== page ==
Vetle Lunde – a senior analyst at K33 Research – stated in a recent interview that bitcoin, the world’s number one digital currency by market cap, is following the same patterns it did in 2019, and that the asset could wind up hitting $45K per unit either by the end of this month or next month.
The Same Things We Witnessed Roughly Four Years Ago Are Showing Up Again
It makes sense when he says that bitcoin is following the footsteps it left four years ago. 2019 was an interesting year in many ways given that it followed 2018 (naturally), which up to that point, was one of the worst years on record – if not the worst – for bitcoin. However, nobody could have thought anything could “outclass” it in terms of negativity the way 2022 has.
Last year was easily bitcoin’s worst period, with the asset losing well over 70 percent of its value and dropping into the mid-$16K range during the final weeks (a massive dip from the all-time high of $68,000 per unit it hit in November the previous year). The asset’s crash led the space to lose more than $2 trillion in overall valuation, especially as many other leading digital assets – such as Ethereum – chose to follow BTC’s path.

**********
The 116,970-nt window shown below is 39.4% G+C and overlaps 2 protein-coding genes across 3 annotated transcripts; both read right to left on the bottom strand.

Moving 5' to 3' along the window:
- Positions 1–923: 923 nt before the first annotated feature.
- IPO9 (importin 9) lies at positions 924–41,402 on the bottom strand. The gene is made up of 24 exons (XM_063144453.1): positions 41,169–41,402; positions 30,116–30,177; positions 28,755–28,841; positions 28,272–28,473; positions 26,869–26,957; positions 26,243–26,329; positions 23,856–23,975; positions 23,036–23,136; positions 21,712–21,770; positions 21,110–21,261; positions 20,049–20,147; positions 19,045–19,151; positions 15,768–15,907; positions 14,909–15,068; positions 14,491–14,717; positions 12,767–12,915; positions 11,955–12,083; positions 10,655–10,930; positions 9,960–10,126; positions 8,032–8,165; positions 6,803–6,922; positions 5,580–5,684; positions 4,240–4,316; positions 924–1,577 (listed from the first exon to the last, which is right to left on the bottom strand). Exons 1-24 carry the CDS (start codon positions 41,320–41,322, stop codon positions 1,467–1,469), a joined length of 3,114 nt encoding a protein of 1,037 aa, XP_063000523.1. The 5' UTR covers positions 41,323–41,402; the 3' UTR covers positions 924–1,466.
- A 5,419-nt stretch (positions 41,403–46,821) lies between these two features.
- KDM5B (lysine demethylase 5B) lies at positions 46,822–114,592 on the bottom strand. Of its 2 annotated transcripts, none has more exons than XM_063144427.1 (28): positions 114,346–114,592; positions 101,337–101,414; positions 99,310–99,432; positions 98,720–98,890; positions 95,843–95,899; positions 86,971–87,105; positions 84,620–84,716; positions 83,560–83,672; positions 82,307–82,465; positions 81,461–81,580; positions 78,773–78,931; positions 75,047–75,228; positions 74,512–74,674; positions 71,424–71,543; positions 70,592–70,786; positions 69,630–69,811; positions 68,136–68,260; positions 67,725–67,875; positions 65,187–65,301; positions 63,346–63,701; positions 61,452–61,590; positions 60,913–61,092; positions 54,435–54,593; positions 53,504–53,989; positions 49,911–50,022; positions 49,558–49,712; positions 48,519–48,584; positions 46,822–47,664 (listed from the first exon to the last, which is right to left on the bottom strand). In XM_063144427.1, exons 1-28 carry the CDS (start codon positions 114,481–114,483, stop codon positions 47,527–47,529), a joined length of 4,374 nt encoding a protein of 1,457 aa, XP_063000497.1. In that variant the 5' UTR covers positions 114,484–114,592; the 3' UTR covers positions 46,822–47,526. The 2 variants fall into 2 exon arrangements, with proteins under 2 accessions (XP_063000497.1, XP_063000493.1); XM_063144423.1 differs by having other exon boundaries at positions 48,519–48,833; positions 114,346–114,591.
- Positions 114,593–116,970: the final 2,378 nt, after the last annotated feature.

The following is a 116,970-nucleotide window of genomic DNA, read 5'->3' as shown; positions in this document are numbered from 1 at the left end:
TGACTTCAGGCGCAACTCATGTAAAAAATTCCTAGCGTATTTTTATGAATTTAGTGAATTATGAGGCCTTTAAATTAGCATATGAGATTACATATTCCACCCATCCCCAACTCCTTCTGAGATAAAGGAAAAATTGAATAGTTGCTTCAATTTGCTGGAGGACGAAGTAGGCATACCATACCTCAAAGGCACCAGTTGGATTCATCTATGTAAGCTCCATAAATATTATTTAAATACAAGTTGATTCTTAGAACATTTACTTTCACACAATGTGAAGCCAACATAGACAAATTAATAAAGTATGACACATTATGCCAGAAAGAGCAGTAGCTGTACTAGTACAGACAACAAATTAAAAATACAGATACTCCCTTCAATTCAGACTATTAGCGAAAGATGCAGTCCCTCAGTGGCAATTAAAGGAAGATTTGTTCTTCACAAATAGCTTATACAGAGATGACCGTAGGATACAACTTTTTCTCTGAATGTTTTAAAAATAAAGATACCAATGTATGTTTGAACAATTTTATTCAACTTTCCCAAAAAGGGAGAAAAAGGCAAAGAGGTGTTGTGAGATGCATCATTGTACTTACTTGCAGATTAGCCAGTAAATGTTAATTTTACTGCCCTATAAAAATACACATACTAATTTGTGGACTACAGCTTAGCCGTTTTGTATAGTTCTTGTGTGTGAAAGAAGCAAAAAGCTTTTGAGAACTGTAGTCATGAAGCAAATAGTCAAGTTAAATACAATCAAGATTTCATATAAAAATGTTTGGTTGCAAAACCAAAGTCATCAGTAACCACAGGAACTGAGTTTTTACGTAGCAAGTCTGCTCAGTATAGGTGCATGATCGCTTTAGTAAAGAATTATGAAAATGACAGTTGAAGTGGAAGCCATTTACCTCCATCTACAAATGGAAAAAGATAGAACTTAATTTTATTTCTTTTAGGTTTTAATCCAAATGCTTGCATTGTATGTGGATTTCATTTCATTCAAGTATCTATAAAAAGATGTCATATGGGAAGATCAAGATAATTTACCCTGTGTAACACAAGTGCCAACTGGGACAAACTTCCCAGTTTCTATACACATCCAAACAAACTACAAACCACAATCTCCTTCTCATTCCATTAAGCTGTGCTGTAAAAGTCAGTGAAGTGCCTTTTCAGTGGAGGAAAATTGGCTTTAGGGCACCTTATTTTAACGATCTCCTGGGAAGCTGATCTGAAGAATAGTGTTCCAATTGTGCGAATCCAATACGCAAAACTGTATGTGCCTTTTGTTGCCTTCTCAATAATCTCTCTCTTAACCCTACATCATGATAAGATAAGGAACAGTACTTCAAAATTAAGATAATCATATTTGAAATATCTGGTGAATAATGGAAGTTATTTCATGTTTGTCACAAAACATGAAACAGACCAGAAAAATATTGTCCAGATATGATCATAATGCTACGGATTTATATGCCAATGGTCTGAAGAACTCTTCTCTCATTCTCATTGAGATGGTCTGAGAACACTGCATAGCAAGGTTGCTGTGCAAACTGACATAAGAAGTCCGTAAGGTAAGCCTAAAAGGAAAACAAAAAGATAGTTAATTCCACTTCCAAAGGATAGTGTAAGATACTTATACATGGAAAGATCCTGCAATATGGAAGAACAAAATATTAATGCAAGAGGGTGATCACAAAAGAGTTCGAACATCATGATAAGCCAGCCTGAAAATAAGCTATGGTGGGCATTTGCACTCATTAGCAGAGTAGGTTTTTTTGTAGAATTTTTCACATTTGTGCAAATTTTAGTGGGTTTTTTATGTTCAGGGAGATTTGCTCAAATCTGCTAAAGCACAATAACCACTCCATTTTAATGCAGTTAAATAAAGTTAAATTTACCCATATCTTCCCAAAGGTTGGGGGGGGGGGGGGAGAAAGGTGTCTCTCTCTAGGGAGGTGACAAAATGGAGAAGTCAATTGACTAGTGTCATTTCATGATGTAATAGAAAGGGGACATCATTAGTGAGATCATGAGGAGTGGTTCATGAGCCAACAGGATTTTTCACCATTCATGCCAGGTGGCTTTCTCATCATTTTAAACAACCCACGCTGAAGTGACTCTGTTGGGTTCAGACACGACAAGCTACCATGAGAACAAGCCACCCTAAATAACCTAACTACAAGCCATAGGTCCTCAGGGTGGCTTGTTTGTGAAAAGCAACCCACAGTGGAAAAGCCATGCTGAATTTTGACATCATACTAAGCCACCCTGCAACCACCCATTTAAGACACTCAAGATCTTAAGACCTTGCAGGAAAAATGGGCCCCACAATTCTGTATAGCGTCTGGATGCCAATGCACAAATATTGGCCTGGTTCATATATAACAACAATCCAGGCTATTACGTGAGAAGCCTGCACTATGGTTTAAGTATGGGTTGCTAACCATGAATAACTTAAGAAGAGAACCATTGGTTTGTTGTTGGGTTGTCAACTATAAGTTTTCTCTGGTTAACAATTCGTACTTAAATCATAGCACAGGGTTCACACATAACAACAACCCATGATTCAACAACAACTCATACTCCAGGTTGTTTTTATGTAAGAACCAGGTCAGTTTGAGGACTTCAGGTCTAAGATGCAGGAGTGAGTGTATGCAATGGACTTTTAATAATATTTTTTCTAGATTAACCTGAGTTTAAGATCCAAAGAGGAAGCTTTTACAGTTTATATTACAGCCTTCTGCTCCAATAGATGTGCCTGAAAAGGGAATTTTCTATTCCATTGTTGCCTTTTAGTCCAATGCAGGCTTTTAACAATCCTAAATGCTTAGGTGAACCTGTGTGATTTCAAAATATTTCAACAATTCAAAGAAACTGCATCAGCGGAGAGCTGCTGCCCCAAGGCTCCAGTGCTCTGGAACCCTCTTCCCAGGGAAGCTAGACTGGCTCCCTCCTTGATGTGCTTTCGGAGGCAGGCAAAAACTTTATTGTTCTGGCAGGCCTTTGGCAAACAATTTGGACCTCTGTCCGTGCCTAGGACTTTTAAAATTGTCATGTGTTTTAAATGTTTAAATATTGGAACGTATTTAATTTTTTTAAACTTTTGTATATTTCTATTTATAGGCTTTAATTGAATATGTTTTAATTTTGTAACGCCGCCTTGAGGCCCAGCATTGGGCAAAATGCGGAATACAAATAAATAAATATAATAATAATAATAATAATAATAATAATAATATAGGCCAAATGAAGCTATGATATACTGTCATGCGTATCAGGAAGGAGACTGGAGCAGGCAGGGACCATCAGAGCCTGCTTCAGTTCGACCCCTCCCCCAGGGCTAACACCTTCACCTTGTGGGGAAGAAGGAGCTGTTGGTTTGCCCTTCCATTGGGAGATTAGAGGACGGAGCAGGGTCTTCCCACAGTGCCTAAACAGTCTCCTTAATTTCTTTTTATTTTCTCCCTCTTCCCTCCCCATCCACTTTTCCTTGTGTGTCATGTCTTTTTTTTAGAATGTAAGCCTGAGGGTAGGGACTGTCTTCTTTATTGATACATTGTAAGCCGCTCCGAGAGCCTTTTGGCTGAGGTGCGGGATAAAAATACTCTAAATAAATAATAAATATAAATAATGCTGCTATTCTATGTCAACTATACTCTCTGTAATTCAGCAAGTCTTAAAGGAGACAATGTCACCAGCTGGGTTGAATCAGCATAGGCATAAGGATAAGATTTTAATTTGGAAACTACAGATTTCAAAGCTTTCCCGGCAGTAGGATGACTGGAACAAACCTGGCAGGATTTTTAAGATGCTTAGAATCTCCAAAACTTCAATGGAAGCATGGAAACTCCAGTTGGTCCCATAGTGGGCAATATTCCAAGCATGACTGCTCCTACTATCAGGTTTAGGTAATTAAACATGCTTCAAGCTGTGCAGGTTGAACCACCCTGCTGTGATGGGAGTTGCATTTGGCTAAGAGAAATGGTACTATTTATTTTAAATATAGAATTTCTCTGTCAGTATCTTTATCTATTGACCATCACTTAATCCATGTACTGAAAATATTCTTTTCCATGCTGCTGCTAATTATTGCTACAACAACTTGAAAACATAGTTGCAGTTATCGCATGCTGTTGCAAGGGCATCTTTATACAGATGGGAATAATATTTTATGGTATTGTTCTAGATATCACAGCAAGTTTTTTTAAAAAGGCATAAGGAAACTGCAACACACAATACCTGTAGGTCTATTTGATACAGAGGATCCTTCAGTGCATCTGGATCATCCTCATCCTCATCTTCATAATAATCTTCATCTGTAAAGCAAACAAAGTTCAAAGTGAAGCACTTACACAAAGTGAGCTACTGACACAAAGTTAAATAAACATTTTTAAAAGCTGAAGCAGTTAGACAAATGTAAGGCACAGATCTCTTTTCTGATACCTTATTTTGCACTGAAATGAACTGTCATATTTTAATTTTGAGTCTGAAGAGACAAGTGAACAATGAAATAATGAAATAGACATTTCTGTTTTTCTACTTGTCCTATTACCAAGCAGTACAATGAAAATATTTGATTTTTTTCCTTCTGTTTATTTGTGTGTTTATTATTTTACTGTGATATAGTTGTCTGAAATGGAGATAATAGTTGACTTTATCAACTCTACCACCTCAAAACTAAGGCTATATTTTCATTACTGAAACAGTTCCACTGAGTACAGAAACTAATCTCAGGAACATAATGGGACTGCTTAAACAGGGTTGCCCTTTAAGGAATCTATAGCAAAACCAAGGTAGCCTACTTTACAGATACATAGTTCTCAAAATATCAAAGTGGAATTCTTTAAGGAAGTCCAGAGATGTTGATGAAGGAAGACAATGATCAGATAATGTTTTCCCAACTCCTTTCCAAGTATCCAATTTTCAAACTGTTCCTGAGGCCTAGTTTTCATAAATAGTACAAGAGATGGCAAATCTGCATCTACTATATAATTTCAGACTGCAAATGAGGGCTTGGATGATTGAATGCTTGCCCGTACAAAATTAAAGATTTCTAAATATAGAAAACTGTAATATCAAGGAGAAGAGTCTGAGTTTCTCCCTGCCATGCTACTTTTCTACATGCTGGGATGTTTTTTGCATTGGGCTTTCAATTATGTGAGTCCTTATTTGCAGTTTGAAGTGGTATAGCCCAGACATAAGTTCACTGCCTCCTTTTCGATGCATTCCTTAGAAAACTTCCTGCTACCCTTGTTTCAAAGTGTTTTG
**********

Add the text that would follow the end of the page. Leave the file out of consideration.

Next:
However, since the beginning of the year, the leading digital currency has experienced a few solid bumps that ultimately saw it jump into the $30K range as recently as a few weeks ago. This marked the first time the coin hit such a mark in about ten or 11 months, and now, according to Lunde, the bull run is going to surge even further given that he thinks $45K is in the asset’s immediate future.
He stated in the discussion:
Bottoms in both cycles lasted for approximately 370 days, and the peak-to-trough return after 510 days of both cycles reached 60 percent. In 2018, the bear market rally topped 556 days after the 2017 peak, on June 29, 2019, with a 34 percent drawdown from the peak. While history is far from likely to repeat in a similar fashion if the fractal were to continue, BTC would peak around May 20 at $45,000.
During 2018, bitcoin lost more than 80 percent of its value. Prior to the start of that year, it hit its then all-time high of nearly $20K per unit, though by the end of the following year, it was trading in the low and mid-$3,000 ranges, and it took roughly five months for the asset to show any further signs of life.
How Could a Rally, Which Means Prices Are Going Up, Ever Be “Hated?”
Lunde further noted:
The hated rally of 2019 ended with a significant blow-off top before BTC resumed trading at a 40-60 percent drawdown from its 2017 ATH. The early 2023 rally has all the hallmarks of a hated rally.